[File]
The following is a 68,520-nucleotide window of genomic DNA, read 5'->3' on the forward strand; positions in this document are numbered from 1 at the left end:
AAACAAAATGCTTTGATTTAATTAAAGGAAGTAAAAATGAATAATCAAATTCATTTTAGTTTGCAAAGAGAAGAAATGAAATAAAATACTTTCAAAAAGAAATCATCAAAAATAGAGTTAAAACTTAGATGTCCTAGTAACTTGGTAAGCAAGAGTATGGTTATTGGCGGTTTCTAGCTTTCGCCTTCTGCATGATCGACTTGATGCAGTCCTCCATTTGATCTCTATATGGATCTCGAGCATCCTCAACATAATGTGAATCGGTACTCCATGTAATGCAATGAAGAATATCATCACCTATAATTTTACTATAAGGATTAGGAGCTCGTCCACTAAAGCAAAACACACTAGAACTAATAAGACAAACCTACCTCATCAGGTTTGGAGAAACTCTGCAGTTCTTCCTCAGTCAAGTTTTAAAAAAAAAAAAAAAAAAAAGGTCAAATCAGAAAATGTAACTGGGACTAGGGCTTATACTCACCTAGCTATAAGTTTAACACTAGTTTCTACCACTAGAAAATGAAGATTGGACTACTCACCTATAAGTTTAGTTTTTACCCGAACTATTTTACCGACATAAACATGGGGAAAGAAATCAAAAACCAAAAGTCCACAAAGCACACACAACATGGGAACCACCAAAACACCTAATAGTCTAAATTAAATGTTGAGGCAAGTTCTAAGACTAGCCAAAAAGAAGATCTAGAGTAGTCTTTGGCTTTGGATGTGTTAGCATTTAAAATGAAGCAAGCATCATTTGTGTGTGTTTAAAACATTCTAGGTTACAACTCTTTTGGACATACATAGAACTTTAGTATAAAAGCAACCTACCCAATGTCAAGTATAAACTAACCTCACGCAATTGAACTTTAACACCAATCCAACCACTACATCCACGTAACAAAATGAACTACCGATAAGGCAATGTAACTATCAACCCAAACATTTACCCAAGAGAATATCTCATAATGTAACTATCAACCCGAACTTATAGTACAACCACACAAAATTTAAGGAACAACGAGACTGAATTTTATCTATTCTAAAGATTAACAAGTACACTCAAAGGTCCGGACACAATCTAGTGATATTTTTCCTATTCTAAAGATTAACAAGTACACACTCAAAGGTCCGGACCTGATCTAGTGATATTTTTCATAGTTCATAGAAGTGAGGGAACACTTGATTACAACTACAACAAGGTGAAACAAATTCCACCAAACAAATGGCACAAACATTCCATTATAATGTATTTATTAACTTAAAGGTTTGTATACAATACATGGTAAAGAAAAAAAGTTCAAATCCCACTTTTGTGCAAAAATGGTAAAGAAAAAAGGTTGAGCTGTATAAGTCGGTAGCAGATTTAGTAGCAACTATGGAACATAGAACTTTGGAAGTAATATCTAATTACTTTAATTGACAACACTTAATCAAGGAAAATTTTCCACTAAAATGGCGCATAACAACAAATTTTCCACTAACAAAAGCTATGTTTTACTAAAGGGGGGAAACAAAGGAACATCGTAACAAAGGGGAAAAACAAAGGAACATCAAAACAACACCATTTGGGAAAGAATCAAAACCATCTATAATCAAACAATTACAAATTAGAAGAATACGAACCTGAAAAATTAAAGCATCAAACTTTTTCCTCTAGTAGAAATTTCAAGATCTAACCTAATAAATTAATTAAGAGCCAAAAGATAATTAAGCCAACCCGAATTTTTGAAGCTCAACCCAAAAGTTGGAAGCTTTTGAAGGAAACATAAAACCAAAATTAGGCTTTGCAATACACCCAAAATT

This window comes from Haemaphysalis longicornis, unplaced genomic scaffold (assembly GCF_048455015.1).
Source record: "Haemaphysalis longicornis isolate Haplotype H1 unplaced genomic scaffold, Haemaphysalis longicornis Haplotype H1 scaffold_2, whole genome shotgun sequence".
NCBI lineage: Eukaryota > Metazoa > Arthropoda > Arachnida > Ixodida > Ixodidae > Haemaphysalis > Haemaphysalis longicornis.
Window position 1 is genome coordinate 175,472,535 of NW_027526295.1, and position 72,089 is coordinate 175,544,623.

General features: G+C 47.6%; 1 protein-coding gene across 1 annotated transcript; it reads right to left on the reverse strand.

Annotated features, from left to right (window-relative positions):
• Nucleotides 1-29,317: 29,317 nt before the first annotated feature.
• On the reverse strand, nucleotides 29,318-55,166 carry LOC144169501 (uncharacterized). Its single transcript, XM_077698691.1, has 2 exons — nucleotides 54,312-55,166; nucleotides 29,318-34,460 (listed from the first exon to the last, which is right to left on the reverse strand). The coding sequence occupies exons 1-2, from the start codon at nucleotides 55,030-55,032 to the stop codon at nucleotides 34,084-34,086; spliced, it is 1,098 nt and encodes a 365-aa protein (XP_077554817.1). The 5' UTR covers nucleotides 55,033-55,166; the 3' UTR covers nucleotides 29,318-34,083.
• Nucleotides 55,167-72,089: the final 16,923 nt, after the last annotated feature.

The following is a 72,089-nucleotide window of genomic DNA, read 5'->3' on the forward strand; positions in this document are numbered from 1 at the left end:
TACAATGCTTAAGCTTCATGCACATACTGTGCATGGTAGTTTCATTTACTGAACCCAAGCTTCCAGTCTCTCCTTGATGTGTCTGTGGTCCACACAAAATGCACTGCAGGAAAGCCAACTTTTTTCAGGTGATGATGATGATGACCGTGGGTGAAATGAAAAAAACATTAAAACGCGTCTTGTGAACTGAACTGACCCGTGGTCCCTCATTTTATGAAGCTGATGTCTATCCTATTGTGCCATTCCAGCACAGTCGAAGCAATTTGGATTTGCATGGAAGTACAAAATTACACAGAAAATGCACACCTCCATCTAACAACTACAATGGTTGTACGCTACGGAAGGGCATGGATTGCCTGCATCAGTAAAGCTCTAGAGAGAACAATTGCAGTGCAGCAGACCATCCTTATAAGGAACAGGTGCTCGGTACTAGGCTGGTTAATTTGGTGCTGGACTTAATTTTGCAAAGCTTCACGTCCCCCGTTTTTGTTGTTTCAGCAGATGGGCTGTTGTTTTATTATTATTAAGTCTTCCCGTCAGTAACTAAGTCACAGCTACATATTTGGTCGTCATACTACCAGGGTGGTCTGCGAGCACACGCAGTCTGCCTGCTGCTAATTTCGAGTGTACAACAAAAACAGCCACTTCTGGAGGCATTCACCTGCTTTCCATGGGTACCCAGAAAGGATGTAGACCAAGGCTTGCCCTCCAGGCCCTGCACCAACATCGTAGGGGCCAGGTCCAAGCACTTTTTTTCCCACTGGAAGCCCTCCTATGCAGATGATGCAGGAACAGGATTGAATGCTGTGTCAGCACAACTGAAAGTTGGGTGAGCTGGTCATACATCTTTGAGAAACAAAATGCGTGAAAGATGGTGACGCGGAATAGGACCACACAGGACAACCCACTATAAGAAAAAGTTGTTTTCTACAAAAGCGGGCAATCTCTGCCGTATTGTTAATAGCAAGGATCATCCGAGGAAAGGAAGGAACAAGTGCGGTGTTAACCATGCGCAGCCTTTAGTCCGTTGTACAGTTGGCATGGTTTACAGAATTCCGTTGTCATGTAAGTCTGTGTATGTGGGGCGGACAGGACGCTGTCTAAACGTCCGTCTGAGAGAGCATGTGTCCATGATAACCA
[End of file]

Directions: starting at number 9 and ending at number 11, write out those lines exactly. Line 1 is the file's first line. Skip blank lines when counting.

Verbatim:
• Nucleotides 1-29,317: 29,317 nt before the first annotated feature.
• On the reverse strand, nucleotides 29,318-55,166 carry LOC144169501 (uncharacterized). Its single transcript, XM_077698691.1, has 2 exons — nucleotides 54,312-55,166; nucleotides 29,318-34,460 (listed from the first exon to the last, which is right to left on the reverse strand). The coding sequence occupies exons 1-2, from the start codon at nucleotides 55,030-55,032 to the stop codon at nucleotides 34,084-34,086; spliced, it is 1,098 nt and encodes a 365-aa protein (XP_077554817.1). The 5' UTR covers nucleotides 55,033-55,166; the 3' UTR covers nucleotides 29,318-34,083.
• Nucleotides 55,167-72,089: the final 16,923 nt, after the last annotated feature.